Hirschsprung disease (HSCR, aganglionic megacolon) represents the main genetic cause of functional intestinal obstruction with an incidence of 1/5000 live births. This developmental disorder is a neurocristopathy and is characterised by the absence of the enteric ganglia along a variable length of the intestine. In the last d... Hirschsprung disease (HSCR, aganglionic megacolon) represents the main genetic cause of functional intestinal obstruction with an incidence of 1/5000 live births. This developmental disorder is a neurocristopathy and is characterised by the absence of the enteric ganglia along a variable length of the intestine. In the last decades, the development of surgical approaches has importantly decreased mortality and morbidity which allowed the emergence of familial cases. Isolated HSCR appears to be a non-Mendelian malformation with low, sex-dependent penetrance, and variable expression according to the length of the aganglionic segment. While all Mendelian modes of inheritance have been described in syndromic HSCR, isolated HSCR stands as a model for genetic disorders with complex patterns of inheritance. The tyrosine kinase receptor RET is the major gene with both rare coding sequence mutations and/or a frequent variant located in an enhancer element predisposing to the disease. Hitherto, 10 genes and five loci have been found to be involved in HSCR development. read more read less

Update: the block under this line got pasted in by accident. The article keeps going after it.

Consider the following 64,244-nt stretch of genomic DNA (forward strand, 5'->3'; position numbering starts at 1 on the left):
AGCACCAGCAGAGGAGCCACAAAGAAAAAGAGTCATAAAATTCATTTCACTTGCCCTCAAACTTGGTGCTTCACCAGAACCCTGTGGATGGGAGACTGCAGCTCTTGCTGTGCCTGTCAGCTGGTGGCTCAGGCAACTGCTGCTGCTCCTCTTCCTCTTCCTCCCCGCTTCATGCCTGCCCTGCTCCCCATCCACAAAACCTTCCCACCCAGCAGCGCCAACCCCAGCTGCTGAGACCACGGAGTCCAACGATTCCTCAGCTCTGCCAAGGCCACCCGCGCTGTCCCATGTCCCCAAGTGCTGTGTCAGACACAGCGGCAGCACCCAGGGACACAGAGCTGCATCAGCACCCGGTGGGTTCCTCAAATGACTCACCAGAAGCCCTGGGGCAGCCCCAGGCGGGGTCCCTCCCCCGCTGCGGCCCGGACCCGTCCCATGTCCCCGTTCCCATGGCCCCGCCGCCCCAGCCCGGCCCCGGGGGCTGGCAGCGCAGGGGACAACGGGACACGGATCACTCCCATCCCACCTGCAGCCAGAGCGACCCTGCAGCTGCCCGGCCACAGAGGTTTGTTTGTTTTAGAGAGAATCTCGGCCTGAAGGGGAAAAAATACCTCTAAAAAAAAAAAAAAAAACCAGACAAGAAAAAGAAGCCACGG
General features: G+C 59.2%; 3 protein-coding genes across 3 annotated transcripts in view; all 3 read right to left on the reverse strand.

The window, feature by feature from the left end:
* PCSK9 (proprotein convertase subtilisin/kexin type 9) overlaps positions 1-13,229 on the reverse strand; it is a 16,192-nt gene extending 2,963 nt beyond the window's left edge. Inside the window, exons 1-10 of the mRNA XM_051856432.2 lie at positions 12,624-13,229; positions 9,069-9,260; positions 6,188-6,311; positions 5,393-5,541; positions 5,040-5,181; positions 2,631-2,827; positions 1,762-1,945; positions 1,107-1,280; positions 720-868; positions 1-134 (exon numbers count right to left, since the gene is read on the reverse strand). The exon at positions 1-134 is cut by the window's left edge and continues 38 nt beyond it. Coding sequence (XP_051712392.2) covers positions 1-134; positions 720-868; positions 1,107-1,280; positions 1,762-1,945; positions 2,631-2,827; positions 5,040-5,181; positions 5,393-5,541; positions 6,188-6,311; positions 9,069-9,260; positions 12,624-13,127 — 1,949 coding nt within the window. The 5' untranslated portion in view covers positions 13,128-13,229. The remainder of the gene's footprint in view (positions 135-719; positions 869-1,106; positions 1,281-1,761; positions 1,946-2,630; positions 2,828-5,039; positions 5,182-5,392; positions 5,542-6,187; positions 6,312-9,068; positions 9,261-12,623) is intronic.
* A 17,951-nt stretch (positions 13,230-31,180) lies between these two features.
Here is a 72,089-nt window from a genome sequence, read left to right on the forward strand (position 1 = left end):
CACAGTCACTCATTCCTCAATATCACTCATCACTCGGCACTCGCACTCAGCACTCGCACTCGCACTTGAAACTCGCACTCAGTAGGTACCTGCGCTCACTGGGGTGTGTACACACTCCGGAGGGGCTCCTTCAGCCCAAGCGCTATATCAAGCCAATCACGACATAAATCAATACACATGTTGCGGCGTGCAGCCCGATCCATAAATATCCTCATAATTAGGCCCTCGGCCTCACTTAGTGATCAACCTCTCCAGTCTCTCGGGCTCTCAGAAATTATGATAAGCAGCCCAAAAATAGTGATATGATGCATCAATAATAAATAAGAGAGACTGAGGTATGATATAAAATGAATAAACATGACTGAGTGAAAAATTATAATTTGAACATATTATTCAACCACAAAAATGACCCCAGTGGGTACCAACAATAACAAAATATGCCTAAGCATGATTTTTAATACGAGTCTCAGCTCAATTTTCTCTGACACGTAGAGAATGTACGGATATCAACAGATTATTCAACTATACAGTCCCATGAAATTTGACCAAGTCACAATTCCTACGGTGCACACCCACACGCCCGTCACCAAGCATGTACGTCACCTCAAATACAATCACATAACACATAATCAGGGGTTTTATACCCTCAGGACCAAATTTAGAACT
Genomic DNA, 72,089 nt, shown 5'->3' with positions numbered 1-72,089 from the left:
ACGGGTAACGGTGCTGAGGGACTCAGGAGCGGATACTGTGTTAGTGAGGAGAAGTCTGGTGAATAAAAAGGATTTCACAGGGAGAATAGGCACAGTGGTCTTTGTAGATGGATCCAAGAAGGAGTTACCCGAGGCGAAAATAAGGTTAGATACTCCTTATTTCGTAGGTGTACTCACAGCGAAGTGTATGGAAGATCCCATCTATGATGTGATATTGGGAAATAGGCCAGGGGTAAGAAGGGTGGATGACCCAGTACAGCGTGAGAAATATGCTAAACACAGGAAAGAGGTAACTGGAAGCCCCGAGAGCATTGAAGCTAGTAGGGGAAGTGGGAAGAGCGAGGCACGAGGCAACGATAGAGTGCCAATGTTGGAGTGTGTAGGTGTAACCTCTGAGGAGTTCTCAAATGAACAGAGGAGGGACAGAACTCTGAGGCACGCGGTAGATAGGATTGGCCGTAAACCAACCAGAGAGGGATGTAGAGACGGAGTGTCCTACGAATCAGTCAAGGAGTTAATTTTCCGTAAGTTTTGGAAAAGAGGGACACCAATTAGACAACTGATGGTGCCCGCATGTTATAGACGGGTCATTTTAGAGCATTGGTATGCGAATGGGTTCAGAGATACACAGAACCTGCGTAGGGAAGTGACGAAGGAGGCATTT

Topics:

Hirschsprung's disease (55%)55% related to the paper, Neurocristopathy (52%)52% related to the paper, Penetrance (52%)52% related to the paper
View PDF
1,024 Citations
open accessOpen access Journal Article DOI: 10.1136/JMG.39.5.311
Malignant peripheral nerve sheath tumours in neurofibromatosis 1
D G R Evans1, Michael E. Baser, Julie McGaughran2, S Sharif2, E Howard2, A Moran2

Abstract: